a. Think of the first time you join a new group. You don’t know anyone, you’ve never been there before, you’re not sure what’s going to happen. Then, over time as you return to that group setting, get to know various people, and become familiar with the routine, your predictions shift. Less uncertainty equals enhanced accuracy of our predictions. The discomfort – and thus the required effort initially felt diminishes over time and our predictions adjust.
  3. There are two sides to the aMCC’s predictive modeling. On one hand it predicts the cognitive and physical cost of every possible action while ALSO simultaneously predicting the rewards associated with those actions. That’s where our opportunity presides. The unknown is weighted more heavily in terms of energy expenditure and at the same time, potential rewards are generally downplayed. However, as we DO step into challenges and discomfort and reap various rewards, the aMCC begins to see that overweighting as “prediction error” (ohh – that was worthwhile afterall!) and adjusts its calculation used in similar future situations.
    a. Here’s one from my own life recently: There’s an evening track group here in town but I’d never joined them for a winter session because my aMCC always said “no way!”, highlighting the cold & dark, & the need for a headlamp vs. the MUCH easier, low-energy expending alternative option of a cozy evening on the couch. Even when I made a decision to go, it was a battle to change course right up to the point of stepping out of my Jeep to join the group. However, once I DID get my butt out there and provided my aMCC algorithm a dose of reality to include, its predictions about both energy cost and rewards shifted dramatically. It now had REAL data vs. predictive data.
  4. In terms of these predictions, our prediction of effort and reward vary by individual and within individuals over time. We previously had Dr. Dennis Proffit, author of Perception on the podcast and he discussed the intriguing research showing fit individuals -in this case, female college soccer players – perceive distance and slope differently from less fit individuals. The soccer players’ aMCC interpret the distance as being shorter and the incline of the hill easier based on prior experiences. Let me say that in a different way: A mile looks shorter to a female college soccer player than an Instagram-obsessed student. We have the power to change our predictive mechanism related to cognitive and physical effort related to future pursuits through the choices we make today.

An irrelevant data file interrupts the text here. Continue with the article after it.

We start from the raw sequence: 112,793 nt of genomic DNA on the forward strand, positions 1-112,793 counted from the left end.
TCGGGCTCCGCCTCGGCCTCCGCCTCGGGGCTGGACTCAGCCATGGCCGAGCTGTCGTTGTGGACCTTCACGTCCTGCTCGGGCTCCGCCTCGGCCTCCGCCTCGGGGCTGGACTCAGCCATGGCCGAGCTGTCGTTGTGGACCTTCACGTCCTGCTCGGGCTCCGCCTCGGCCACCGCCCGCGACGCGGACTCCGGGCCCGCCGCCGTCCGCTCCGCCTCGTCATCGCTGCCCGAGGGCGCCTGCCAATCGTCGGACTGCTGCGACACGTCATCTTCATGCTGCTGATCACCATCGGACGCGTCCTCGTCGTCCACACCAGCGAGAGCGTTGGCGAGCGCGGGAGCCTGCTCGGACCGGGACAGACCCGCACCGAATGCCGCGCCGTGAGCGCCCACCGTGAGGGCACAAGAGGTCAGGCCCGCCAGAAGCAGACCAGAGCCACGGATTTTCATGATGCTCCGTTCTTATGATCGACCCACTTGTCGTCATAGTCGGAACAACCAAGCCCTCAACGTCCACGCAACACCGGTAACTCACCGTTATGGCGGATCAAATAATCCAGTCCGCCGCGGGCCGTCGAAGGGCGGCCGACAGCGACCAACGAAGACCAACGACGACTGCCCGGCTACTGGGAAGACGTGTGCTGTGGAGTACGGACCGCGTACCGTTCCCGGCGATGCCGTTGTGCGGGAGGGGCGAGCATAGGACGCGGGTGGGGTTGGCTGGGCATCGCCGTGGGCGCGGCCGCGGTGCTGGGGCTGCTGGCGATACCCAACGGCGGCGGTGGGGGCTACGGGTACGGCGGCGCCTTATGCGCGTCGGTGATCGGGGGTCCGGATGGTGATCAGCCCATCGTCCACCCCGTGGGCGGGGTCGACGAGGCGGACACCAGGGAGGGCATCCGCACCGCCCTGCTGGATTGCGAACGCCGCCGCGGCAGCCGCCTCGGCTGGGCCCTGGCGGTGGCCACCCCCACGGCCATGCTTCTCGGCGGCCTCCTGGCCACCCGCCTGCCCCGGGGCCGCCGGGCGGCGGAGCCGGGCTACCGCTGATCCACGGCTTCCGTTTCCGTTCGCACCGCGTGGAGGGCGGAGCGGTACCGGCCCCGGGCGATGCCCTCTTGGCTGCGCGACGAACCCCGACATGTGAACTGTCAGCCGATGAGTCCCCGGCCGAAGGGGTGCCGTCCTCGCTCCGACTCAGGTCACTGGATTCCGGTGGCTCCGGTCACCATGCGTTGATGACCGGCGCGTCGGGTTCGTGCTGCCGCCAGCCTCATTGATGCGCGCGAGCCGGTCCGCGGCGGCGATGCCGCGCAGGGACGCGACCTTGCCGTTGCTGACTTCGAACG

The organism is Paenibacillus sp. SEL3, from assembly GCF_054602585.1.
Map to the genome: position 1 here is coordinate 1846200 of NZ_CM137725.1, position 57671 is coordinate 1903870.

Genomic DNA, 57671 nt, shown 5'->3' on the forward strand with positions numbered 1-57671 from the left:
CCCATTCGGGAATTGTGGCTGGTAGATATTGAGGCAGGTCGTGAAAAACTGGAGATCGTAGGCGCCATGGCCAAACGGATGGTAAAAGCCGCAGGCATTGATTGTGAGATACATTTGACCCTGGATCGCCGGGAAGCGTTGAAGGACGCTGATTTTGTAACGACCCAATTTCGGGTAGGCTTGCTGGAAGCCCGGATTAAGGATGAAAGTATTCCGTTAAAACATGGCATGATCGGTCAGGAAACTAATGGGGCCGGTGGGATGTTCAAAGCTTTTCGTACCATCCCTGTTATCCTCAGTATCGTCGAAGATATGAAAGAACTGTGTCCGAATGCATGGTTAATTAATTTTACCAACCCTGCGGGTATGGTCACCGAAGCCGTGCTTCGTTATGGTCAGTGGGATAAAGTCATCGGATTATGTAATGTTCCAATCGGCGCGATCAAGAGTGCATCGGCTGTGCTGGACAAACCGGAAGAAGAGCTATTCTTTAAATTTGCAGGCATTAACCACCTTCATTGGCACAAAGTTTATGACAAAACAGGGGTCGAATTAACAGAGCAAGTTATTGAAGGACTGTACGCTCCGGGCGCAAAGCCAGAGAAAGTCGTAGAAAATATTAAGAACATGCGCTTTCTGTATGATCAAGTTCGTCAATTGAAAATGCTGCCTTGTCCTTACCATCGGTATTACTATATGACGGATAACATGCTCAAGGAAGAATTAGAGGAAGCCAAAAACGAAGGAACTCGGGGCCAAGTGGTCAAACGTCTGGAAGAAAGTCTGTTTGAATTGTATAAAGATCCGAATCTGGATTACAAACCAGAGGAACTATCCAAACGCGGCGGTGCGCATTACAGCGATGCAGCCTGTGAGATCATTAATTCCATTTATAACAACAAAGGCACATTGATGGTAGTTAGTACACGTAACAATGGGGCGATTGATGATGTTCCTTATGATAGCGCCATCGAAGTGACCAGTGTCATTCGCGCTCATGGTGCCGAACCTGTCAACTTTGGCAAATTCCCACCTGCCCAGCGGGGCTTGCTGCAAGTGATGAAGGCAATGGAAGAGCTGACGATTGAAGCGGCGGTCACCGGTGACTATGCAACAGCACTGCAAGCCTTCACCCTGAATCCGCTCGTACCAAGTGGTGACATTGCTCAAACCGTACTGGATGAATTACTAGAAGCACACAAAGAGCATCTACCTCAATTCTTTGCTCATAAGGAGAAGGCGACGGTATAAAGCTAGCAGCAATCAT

5. Microimaging studies have added a new twist to the evidence. They appear to show increased activity of the aMCC – meaning making regular choices to step into challenging or uncomfortable options – may account for higher levels of tenacity and lower levels of apathy when facing other challenges. In addition, this higher aMCC activity during cost-benefit weighing was associated with a willingness to exert more effort AND a greater willingness to take on bigger challenges in the future. So regularly engaging our aMCC not only makes us more willing to step into challenges, we also take on bigger challenges and put forth more effort when doing so!
  6. If some of this sounds familiar, it’s related to the anchoring effect. Our brains anchor to a number or an experience within our internal predictive algorithm to which all future comparisons are made. For example, if you run 3 miles/day, your brain has “anchored” to that number, making a mile – which is a long distance to someone who isn’t running – seem almost like a rest day. We regularly create – and hopefully re-create if we’re curious and growing – anchors covering every conceivable aspect of life. Depending on our approach, these anchors can either provide stability from which we can then further explore the world or it can hold us down, limiting our progress forward.
  7. One other note for those who may be curious about benefits later in life, many of the most pronounced neurobiological differences between superagers – those who maintain their cognitive abilities – and typical older adults involves the structure and function of the aMCC.

A brief comment about Ego Depletion, a theory developed by Social Psychologist Dr. Roy Baumeister. The theory suggests that self-control is a finite resource that can become depleted, leading to diminished willpower and reduced ability with subsequent self-control tasks, which is obviously central to our discussion about the aMCC’s role. Maybe you’ve noticed that on a day in which you successfully take on a challenge at work, expand upon a fitness pursuit, or shift a long-standing habit with alcohol, caffeine or afternoon junk food, but then find yourself mindlessly binging Netflix, scrolling social media or grabbing an extra cookie at night. That’s likely related to Ego Depletion. You used all your chips and now are more susceptible to sliding in other areas. This may also be related to some of the high-profile stories we see about incredibly disciplined executives, athletes and others making incredibly awful decisions in their personal lives. Obviously many variables involved, but it could be they’re excessively depleting their self-control in some areas of life and having nothing left in the bank to make the right decision in other areas. Not an excuse, just an interesting possibility. The prolonged or repeated engagement in these self-control tasks may deplete the related neural resources, potentially leading to reduced effectiveness of the aMCC for these individuals – and for us. The lesson here is to use wisdom as we take these steps. Gradual investment, using the Plus One model I’ll mention in a moment, optimizes our likelihood of success over putting everything on a single roll of the dice.